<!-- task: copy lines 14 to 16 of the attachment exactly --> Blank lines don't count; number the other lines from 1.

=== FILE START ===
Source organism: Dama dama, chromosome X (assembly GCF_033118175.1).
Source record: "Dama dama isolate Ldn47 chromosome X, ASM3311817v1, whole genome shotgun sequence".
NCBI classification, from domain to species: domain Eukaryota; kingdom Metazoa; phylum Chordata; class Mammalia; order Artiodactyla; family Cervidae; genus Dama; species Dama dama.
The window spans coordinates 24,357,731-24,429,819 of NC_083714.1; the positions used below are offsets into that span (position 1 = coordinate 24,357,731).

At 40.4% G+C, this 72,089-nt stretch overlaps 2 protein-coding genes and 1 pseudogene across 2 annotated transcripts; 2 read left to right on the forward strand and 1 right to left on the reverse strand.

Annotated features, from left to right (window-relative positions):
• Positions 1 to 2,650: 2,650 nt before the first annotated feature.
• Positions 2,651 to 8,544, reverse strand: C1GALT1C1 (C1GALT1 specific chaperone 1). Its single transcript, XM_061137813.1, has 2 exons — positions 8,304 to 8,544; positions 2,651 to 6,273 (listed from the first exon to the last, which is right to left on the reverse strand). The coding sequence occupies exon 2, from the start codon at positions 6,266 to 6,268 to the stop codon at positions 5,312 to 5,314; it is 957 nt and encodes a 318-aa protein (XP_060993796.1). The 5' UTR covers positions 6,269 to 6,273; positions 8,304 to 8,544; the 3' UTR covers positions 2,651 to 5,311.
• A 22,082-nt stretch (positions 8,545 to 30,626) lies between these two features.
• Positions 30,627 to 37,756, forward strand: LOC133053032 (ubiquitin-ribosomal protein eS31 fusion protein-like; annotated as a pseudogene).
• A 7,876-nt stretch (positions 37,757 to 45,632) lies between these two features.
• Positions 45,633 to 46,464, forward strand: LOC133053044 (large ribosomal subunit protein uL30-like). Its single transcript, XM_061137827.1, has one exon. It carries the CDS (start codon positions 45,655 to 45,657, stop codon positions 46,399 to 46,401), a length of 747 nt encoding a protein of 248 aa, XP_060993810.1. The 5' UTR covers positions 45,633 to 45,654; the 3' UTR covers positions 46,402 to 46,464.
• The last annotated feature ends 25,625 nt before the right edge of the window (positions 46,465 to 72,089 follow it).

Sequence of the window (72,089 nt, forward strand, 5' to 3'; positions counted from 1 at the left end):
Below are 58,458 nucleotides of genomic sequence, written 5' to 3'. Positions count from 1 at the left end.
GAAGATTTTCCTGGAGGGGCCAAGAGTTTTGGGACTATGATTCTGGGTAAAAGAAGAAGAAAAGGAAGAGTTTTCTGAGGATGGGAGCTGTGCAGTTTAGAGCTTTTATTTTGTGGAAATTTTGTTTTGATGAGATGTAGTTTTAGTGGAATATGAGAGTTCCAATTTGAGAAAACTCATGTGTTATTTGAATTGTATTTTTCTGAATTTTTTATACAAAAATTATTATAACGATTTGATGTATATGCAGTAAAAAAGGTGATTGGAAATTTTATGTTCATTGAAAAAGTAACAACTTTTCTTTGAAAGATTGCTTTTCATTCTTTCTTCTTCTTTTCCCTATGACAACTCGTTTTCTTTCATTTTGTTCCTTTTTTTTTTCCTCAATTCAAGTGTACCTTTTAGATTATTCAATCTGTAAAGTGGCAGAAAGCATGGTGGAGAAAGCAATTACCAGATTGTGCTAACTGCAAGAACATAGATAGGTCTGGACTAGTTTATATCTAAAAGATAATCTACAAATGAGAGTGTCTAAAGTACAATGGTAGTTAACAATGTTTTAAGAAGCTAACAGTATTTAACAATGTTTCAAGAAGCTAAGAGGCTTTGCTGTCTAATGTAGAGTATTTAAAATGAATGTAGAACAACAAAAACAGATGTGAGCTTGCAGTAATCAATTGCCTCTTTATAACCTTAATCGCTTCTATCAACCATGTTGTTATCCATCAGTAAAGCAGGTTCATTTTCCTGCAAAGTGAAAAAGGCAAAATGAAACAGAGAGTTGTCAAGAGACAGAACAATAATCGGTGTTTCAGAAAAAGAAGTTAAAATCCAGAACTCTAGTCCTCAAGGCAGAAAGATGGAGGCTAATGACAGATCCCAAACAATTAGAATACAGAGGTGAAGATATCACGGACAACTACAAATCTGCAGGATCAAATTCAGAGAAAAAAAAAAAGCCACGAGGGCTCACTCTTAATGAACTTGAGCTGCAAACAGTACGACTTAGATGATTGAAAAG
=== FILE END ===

Sequence of the window (72,089 nt, forward strand, 5' to 3'; positions counted from 1 at the left end):
Below are 58,458 nucleotides of genomic sequence, written 5' to 3'. Positions count from 1 at the left end.
GAAGATTTTCCTGGAGGGGCCAAGAGTTTTGGGACTATGATTCTGGGTAAAAGAAGAAGAAAAGGAAGAGTTTTCTGAGGATGGGAGCTGTGCAGTTTAGAGCTTTTATTTTGTGGAAATTTTGTTTTGATGAGATGTAGTTTTAGTGGAATATGAGAGTTCCAATTTGAGAAAACTCATGTGTTATTTGAATTGTATTTTTCTGAATTTTTTATACAAAAATTATTATAACGATTTGATGTATATGCAGTAAAAAAGGTGATTGGAAATTTTATGTTCATTGAAAAAGTAACAACTTTTCTTTGAAAGATTGCTTTTCATTCTTTCTTCTTCTTTTCCCTATGACAACTCGTTTTCTTTCATTTTGTTCCTTTTTTTTTTCCTCAATTCAAGTGTACCTTTTAGATTATTCAATCTGTAAAGTGGCAGAAAGCATGGTGGAGAAAGCAATTACCAGATTGTGCTAACTGCAAGAACATAGATAGGTCTGGACTAGTTTATATCTAAAAGATAATCTACAAATGAGAGTGTCTAAAGTACAATGGTAGTTAACAATGTTTTAAGAAGCTAACAGTATTTAACAATGTTTCAAGAAGCTAAGAGGCTTTGCTGTCTAATGTAGAGTATTTAAAATGAATGTAGAACAACAAAAACAGATGTGAGCTTGCAGTAATCAATTGCCTCTTTATAACCTTAATCGCTTCTATCAACCATGTTGTTATCCATCAGTAAAGCAGGTTCATTTTCCTGCAAAGTGAAAAAGGCAAAATGAAACAGAGAGTTGTCAAGAGACAGAACAATAATCGGTGTTTCAGAAAAAGAAGTTAAAATCCAGAACTCTAGTCCTCAAGGCAGAAAGATGGAGGCTAATGACAGATCCCAAACAATTAGAATACAGAGGTGAAGATATCACGGACAACTACAAATCTGCAGGATCAAATTCAGAGAAAAAAAAAAAGCCACGAGGGCTCACTCTTAATGAACTTGAGCTGCAAACAGTACGACTTAGATGATTGAAAAG